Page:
Referencing FIGS. 1 and 2, the present invention is a rectangular-shaped rail joint bar 10 that includes an electrically-insulating layer 12 bonded to a metal body 14. A plurality of holes 16 (shown in phantom) is defined on the rail joint bar 10, wherein the plurality of holes 16 is adapted to receive fasteners 18 for securing the rail joint bar 10 to two adjacent railroad rails 30, 30′. Referencing FIGS. 1 and 2, the body 14 having an upper end 15, a lower end 15′, a first surface 20 and a second surface 22 is manufactured from metal material, such as steel or similar strength metal.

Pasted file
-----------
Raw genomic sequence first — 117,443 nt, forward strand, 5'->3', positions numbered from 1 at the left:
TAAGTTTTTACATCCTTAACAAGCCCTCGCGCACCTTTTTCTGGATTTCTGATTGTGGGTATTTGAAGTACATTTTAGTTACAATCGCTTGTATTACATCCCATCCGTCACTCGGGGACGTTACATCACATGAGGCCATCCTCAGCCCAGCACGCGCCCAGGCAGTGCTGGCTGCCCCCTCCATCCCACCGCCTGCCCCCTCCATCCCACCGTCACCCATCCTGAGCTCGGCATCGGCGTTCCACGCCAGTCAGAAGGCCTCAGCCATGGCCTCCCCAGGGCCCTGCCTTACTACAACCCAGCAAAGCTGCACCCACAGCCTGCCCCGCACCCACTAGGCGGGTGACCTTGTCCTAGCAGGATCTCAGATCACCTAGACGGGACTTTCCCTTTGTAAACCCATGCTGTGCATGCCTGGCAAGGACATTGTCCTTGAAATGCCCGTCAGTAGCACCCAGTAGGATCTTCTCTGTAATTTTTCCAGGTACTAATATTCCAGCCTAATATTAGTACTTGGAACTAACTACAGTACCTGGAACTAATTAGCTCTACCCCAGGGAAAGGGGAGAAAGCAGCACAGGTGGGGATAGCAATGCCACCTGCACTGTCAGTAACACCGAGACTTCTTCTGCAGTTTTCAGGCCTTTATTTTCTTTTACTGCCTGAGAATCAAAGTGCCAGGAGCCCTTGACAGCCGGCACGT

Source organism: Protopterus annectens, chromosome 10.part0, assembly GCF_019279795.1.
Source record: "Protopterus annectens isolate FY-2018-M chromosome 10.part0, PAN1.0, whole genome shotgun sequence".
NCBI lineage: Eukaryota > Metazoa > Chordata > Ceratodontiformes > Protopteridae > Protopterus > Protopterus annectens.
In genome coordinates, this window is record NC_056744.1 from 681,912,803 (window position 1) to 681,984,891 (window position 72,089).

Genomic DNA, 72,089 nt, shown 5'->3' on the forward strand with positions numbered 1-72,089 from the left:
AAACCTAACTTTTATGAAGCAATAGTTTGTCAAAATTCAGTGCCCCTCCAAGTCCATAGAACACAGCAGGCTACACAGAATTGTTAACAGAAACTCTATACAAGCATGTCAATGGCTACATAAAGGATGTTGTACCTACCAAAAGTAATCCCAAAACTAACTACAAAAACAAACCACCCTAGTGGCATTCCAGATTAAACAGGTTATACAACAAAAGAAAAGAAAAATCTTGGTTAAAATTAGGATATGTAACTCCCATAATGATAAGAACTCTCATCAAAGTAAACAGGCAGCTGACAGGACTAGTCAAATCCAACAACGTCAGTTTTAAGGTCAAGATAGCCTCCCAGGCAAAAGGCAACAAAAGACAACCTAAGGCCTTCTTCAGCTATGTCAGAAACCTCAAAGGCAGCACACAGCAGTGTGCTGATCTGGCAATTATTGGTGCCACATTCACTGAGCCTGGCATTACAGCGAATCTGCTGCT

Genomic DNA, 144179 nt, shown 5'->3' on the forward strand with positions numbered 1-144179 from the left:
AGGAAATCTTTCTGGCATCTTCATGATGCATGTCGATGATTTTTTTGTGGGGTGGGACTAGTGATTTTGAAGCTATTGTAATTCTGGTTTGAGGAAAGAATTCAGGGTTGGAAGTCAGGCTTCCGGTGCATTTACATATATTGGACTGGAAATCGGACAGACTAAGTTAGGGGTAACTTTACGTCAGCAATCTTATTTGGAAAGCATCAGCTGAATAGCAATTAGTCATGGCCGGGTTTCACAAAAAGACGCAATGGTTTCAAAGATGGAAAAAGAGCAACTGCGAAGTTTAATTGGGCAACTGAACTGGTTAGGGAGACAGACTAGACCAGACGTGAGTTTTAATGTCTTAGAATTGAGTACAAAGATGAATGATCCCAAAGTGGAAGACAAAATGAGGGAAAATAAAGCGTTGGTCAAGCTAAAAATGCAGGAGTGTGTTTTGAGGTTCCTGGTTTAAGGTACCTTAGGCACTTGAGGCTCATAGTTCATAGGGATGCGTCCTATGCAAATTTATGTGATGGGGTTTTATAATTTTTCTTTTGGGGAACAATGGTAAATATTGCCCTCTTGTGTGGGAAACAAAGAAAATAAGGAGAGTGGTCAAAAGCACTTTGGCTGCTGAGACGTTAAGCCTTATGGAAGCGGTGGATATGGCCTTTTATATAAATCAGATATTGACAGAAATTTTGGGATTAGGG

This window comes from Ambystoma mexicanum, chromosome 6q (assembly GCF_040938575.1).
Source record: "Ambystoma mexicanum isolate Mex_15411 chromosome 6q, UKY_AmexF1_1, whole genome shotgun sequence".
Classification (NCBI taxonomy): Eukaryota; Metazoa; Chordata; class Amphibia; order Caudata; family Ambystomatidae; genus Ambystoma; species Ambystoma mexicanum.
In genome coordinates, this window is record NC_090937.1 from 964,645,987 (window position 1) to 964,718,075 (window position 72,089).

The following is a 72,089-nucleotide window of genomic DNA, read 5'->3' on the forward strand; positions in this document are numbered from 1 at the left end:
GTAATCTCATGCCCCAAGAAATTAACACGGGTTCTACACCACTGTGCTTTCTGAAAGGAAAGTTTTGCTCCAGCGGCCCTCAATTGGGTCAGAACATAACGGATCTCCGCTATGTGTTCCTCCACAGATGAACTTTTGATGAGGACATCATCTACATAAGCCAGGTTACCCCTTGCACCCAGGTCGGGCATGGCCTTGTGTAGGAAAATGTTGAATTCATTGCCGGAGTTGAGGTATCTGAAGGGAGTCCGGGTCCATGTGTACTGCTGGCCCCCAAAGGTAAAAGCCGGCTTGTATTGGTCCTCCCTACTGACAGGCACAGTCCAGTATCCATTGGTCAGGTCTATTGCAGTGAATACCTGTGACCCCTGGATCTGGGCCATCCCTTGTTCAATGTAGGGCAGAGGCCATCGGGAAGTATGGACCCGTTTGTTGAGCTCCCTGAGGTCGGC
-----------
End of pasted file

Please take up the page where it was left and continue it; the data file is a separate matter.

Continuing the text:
Referencing FIGS. 1 and 3, the insulating layer 12 on the rail joint bar 10 is affixed to or coacts with the first surface 20 of the body 14. The first surface 20 of the body 14 can be peened to create a more secure attachment of the insulating layer 12. Optionally, the first surface 20 and/or the second surface 22 of the body 14 is peened. In reference to the present invention, the word “peened” means dimpled or roughened through a peening process that is known in the art. The insulating layer 12 includes a porous member such as a mesh screen 24 affixed to the first surface 20 of the body 14. An electrically-insulating epoxy 26 covers both the mesh screen 24 and the first surface 20 of the body 14. The mesh screen 24, typically made of non-metallic, electrically-insulating material such as fiberglass or plastic, is used to facilitate a uniform dispersion of the epoxy 26 evenly across the first surface 20 of the body 14. Preferably, an epoxy layer 26 is provided on opposite sides of the mesh screen 24 as shown in FIGS. 1 and 3. The surfaces defining the plurality of holes 16 of the rail joint bar 10 can be electrically insulated via bushings.